Orbit (anatomy)

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Template:Infobox Anatomy Editor-In-Chief: C. Michael Gibson, M.S., M.D. [1]


In anatomy, the orbital bone is the cavity or socket of the skull in which the eye and its appendages are situated.

It can also mean the skin which surrounds the eye of a bird.

In the adult human, the volume of the orbit is 30 ml, of which the eye occupies 6.5 ml. [1]


The orbits are conical cavities, which open into the midline of the face. Each consists of a base, an apex and four walls.

The base, which opens in the face, has four borders. The following bones take part in their formation:

  • 1. Superior margin: frontal bone
  • 2. Inferior margin: maxilla and zygomatic
  • 3. Medial margin: frontal, lacrimal and maxilla
  • 4. Lateral margin: zygomatic and frontal

The apex lies near the medial end of superior orbital fissure and contain the optic canal which communicates with middle cranial fossa.

The roof (superior wall) is formed by the orbital plate frontal bone and the lesser wing of sphenoid. The orbital surface presents medially by trochlear fovea and laterally by lacrimal fossa

The floor (inferior wall) is formed by the orbital surface of maxilla, the orbital surface of zygomatic bone and the orbital process of palatine bone. Medially near the orbital margin is located the groove for nasolacrimal duct. Near the middle of the floor, located infraorbital groove, which leads to the infraorbital foramen. The floor is separated from the lateral wall by inferior orbital fissure, which connects the orbit to pterygopalatine and infratemporal fossa.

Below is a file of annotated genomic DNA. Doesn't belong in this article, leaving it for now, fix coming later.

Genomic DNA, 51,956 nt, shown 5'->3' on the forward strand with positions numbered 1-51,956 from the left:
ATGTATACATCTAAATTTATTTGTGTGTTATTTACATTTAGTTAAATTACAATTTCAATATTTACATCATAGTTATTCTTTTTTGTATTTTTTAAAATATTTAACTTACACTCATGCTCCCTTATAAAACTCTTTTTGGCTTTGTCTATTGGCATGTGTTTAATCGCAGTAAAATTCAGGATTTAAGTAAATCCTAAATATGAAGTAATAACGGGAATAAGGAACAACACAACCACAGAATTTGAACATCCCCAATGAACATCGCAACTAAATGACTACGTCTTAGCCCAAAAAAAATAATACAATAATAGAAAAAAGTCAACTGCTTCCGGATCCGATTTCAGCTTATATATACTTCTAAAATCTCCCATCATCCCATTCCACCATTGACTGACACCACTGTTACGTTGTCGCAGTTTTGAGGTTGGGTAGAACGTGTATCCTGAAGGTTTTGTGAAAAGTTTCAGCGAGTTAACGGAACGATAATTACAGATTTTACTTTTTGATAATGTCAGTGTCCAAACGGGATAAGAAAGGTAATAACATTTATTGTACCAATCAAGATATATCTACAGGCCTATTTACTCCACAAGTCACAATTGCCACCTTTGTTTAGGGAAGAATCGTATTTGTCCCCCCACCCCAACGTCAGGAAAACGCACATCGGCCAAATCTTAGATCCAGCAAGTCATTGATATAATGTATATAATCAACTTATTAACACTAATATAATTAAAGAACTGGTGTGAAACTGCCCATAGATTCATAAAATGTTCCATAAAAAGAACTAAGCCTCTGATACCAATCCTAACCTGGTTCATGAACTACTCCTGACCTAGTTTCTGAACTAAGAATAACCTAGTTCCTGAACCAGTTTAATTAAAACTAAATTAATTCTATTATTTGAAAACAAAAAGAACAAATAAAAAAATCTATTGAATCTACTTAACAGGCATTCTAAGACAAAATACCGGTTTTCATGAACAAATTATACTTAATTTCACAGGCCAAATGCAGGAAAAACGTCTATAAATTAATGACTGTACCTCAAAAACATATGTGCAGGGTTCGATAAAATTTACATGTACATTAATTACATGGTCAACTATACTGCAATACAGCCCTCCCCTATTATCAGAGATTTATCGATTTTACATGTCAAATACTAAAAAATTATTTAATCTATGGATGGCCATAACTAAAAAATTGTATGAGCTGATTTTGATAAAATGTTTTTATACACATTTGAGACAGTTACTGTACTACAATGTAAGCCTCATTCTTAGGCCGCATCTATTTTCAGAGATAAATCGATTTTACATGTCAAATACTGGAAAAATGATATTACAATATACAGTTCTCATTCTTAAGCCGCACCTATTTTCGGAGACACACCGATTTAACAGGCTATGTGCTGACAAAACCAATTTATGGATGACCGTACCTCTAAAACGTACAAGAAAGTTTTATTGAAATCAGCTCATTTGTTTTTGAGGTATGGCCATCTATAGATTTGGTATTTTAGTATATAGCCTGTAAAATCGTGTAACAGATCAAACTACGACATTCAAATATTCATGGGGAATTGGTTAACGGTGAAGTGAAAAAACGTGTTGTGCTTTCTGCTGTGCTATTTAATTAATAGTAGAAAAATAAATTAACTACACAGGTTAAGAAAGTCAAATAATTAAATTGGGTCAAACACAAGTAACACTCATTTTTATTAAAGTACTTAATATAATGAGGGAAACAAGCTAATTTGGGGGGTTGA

The medial wall is formed by the frontal process of maxilla, lacrimal bone, orbital plate of ethmoid and a small part of the body of the sphenoid.

The Lateral wall is formed by the orbital process of zygomatic and the orbital plate of greater wing of sphenoid. The bones meet at the zygomaticosphenoid suture. The lateral wall is the thickest wall of the orbit.

Fat cushion

In the orbit, surrounding the eyeball and its muscles, is a layer of fat that helps the eye rotate around a fixed center of rotation. If excess liquid is collected in the fat cushion tissue, the eye may protrude. [2]



In humans, seven bones make up the bony orbit:

Foramina and openings

  1. Optic foramen
  2. Superior orbital fissure
  3. Inferior orbital fissure
  4. Anterior ethmoid foramen
  5. Posterior ethmoidal foramen
  6. Infraorbital foramen
  7. Supraorbital foramen
  8. Naso-lacrimal canal opening
  9. Zygomatic orbital foramen

Additional images


  1. Duane's Ophthalmology, Chapter 32 Embryology and Anatomy of the Orbit and Lacrimal System . (eds Tasman W, Jaeger EA) Lippincott/Williams & Wilkins, 2007
  2. "eye, human."Encyclopædia Britannica. 2008. Encyclopædia Britannica 2006 Ultimate Reference Suite DVD 5 Apr. 2008

External links

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